Many of us here have yet to see an explanation as to why we should call a floor a division. Why do we need to call companies by their task and not who they are? As an IC, if I give Truck 1 an assignment, they are still Truck 1, not vent group, search group, etc.
                Last edited by KenNFD1219; 12-13-2006, 04:37 PM.
                -------------------
                "The most mediocre man or woman can suddenly seem dynamic, forceful, and decisive if he or she is mean enough." from "Crazy Bosses"
                -----------------------------------------------
                Genius has its limits, but stupidity is boundless.

                Comment


                • Originally posted by engineer2000

                  ICS is an accountability and span of control system. You let ICS work for you. You don't make it work. Meaning you don't have to plug every position in the ICS. Only what you need.

                  If you have multiple companies working on the same floor. IC only wants to here from one person on that floor. The Division Leader. You don't need five different companies talking to the IC from the same location. Division will report to Ops or IC. If you use ICS on a regular basis. You should have no problem.
                  If my chief wants to know the progress of the searches in the fire apartment...he needs to call the 1st Ladder co. officer. If he needs the progress on the fire extinguishment...he will probably call the Engine officer; the searches of the floor above or adjoing appartments on a top floor fire, the 2nd Ladder officer; in a standpipe building water supply is the 2nd Engine officer. What are conditions in the rear, the OVM or the Roof. All these with the exception of the roof could be on the firefloor No need to add an additional level of beuracracy with some "Division" (BTW a Division around here is the next level of structure above a Battalion and calling for a Division will get you a Chief who is likely in command in the street.)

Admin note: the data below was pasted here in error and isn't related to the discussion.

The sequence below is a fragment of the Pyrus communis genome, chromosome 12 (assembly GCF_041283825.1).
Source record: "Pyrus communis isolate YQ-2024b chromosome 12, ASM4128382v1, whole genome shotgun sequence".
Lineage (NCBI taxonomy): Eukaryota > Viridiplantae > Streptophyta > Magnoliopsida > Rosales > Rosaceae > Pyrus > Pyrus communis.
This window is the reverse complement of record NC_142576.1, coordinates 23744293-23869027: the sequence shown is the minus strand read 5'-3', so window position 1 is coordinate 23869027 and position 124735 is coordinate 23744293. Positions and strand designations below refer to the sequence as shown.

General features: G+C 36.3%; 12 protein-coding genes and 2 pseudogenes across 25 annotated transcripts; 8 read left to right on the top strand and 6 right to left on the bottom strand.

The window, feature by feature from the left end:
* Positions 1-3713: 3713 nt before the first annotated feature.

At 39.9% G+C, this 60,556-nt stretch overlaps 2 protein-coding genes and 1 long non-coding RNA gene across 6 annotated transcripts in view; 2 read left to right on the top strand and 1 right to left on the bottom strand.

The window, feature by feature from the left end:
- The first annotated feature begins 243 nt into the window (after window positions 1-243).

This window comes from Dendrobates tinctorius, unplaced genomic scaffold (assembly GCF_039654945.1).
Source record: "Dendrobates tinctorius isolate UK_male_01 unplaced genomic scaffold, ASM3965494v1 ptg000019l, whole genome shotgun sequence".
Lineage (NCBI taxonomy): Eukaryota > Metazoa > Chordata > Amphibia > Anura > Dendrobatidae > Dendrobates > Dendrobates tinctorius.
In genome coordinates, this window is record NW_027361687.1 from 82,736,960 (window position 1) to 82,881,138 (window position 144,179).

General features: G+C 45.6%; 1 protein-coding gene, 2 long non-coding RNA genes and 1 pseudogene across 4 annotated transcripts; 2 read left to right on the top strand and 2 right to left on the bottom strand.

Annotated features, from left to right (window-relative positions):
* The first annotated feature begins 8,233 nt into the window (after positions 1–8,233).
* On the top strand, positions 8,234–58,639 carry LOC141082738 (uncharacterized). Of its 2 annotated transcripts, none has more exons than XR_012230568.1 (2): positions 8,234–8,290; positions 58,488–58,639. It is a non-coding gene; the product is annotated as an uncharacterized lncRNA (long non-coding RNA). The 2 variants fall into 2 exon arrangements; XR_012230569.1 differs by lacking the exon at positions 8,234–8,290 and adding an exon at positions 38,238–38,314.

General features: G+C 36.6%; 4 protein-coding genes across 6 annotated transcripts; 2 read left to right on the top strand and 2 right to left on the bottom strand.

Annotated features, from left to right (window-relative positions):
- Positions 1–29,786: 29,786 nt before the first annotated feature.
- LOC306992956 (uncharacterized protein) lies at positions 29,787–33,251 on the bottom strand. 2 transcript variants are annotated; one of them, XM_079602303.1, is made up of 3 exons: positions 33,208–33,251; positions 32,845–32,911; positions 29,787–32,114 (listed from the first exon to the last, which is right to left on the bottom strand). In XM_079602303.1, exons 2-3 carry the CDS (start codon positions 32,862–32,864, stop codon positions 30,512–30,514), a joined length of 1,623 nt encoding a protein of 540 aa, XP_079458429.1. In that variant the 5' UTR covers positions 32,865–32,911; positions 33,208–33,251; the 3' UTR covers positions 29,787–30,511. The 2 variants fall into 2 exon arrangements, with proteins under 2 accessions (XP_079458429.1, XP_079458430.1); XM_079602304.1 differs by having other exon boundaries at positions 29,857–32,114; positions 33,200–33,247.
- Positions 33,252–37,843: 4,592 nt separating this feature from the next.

Why would the Chief call this one guy when he knows exactly who he needs to speak to?

                  Why would an OVM reporting extention or trapped victims in the rear report this to his officer when the Battalion is on scene? It is all needless midlemen chatter than clutters the air.

                  As far as ICS telling first in companies on how to run the incident. Every initial responding company knows what to do. ICS comes in play to plug companies fifth, sixth, etc due to give an assignment. When that assigment is done you can use that company somewhere else that is needed. Ex. so if you are vent group and finish the vent. Report back to IC and be used elsewhere. You are not comitted only to ventalation and thats it. As far as ICS burns down building. That's BS. Everyone in this country uses some sort of ICS.
                  That is not how I experineced it or how I read about it being used in many cities nor how it was discussed in the fireground deployment topic on this page....as one NIMS advocate put it.....
                  Originally posted by mikeyboy
                  ...After working in incidents where everybody comes in at once, and having been the I.C. in this type of environment can become overwhelming very quick. All our units have to say is that they are "Onscene, staging at _______." It gives the I.C. a few seconds to think about where he wants that unit to operate.
                  How is this not representative of ICS or NIMS? I experienced it much in this way, it is relayed in numerous texts this way and is continually used as an argument by persons who disagree with pre-assigned riding positions in these forums.

                  Now as for the "Vent group" reporting back to the IC for reassignment. First, lets say the Roof man is now complete with his tasks and now drops down to search the top floor of a 6 story NLT. Now according to you he is no longer Vent Group 1 but now he is Search Group 1 Sector 6 or is the 2nd Due OVM already have this designation and now becomes Group 2.

                  Does his company officer now know what his newly dubed desination is that was given to him by the IC? When he offers a Mayday are we going to have confustion as who which person is assigned to radio 0700104? or to Search group Division 4?